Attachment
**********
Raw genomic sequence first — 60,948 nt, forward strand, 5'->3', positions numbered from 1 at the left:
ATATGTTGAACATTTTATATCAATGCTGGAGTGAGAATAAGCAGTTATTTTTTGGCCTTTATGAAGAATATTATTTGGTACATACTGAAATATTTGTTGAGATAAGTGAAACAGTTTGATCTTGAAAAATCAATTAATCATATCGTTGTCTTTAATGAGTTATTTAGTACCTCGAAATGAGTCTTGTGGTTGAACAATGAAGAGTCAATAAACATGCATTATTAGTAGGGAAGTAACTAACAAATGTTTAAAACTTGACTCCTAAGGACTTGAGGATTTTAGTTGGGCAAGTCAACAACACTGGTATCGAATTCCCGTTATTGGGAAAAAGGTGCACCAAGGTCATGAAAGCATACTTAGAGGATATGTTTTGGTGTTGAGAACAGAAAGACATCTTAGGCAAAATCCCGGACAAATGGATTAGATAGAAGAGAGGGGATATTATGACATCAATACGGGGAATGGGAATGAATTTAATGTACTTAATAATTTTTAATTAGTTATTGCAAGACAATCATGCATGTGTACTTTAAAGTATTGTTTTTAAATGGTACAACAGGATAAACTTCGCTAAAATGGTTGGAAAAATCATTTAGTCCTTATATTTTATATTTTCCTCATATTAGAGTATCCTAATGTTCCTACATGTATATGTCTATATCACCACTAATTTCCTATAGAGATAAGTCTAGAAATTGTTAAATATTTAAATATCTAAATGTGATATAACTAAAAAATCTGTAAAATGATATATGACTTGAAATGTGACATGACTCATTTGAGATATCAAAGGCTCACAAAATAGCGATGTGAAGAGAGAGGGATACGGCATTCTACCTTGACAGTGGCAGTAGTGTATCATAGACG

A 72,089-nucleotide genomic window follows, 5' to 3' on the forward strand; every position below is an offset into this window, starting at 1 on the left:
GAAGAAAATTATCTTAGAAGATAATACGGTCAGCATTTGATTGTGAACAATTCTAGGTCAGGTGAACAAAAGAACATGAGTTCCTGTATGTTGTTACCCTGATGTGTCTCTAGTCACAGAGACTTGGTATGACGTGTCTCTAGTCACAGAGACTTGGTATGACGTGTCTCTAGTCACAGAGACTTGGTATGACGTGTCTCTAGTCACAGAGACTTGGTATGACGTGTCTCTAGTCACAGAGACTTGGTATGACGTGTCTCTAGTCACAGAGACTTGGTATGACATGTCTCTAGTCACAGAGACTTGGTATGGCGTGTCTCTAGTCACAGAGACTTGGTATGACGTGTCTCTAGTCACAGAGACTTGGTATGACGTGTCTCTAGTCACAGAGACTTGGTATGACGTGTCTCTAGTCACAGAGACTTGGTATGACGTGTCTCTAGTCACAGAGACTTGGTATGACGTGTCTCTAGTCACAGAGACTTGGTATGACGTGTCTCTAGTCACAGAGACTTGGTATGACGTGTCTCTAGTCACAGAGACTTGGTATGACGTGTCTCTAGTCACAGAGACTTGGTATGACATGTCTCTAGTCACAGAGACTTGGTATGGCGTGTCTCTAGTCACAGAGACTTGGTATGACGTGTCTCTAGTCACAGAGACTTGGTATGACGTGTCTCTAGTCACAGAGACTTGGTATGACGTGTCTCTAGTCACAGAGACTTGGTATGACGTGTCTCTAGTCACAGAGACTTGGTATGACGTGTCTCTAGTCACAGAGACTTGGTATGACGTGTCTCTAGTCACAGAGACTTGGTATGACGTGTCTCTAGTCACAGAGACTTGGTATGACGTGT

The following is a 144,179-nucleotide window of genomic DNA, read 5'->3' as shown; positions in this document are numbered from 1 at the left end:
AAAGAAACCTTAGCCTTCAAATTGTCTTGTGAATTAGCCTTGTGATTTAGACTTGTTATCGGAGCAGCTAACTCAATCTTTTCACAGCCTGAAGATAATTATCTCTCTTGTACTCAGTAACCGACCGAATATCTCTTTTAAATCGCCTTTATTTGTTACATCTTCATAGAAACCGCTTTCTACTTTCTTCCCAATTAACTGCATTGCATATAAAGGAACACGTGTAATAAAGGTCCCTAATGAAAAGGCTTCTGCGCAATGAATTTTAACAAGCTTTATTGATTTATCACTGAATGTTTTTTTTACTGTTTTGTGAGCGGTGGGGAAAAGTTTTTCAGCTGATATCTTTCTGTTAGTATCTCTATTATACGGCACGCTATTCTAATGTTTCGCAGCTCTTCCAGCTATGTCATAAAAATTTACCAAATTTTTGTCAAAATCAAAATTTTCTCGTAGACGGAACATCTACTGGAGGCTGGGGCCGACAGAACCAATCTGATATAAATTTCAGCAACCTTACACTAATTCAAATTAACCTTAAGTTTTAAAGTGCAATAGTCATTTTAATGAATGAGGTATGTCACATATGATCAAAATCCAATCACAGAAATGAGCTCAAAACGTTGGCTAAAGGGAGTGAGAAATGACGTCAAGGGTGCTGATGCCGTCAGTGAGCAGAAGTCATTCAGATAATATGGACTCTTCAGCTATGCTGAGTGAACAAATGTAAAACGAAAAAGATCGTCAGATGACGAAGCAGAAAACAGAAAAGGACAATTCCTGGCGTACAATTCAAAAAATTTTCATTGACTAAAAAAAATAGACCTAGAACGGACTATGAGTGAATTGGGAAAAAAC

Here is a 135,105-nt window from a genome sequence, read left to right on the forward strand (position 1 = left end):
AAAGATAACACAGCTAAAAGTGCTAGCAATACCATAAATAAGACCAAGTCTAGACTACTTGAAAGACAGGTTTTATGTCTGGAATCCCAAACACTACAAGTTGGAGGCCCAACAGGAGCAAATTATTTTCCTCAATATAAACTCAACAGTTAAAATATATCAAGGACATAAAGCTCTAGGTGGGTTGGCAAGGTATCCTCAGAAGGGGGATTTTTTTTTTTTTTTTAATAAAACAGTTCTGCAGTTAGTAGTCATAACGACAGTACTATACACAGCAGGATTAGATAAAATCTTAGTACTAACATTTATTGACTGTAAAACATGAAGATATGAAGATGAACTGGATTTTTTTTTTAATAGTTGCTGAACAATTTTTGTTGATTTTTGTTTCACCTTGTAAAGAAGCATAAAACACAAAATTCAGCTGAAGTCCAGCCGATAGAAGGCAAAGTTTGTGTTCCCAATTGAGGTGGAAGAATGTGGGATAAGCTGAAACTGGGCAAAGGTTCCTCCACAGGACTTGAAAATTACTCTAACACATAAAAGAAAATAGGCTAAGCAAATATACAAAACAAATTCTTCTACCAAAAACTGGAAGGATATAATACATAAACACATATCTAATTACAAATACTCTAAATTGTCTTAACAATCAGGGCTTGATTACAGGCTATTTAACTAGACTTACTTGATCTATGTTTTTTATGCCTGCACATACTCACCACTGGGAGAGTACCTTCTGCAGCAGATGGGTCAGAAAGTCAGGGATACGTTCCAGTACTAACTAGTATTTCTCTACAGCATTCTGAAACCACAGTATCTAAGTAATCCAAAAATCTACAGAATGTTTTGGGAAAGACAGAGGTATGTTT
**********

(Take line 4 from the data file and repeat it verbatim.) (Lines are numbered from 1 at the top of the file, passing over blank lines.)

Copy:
GAAGAAAATTATCTTAGAAGATAATACGGTCAGCATTTGATTGTGAACAATTCTAGGTCAGGTGAACAAAAGAACATGAGTTCCTGTATGTTGTTACCCTGATGTGTCTCTAGTCACAGAGACTTGGTATGACGTGTCTCTAGTCACAGAGACTTGGTATGACGTGTCTCTAGTCACAGAGACTTGGTATGACGTGTCTCTAGTCACAGAGACTTGGTATGACGTGTCTCTAGTCACAGAGACTTGGTATGACGTGTCTCTAGTCACAGAGACTTGGTATGACATGTCTCTAGTCACAGAGACTTGGTATGGCGTGTCTCTAGTCACAGAGACTTGGTATGACGTGTCTCTAGTCACAGAGACTTGGTATGACGTGTCTCTAGTCACAGAGACTTGGTATGACGTGTCTCTAGTCACAGAGACTTGGTATGACGTGTCTCTAGTCACAGAGACTTGGTATGACGTGTCTCTAGTCACAGAGACTTGGTATGACGTGTCTCTAGTCACAGAGACTTGGTATGACGTGTCTCTAGTCACAGAGACTTGGTATGACGTGTCTCTAGTCACAGAGACTTGGTATGACATGTCTCTAGTCACAGAGACTTGGTATGGCGTGTCTCTAGTCACAGAGACTTGGTATGACGTGTCTCTAGTCACAGAGACTTGGTATGACGTGTCTCTAGTCACAGAGACTTGGTATGACGTGTCTCTAGTCACAGAGACTTGGTATGACGTGTCTCTAGTCACAGAGACTTGGTATGACGTGTCTCTAGTCACAGAGACTTGGTATGACGTGTCTCTAGTCACAGAGACTTGGTATGACGTGTCTCTAGTCACAGAGACTTGGTATGACGTGT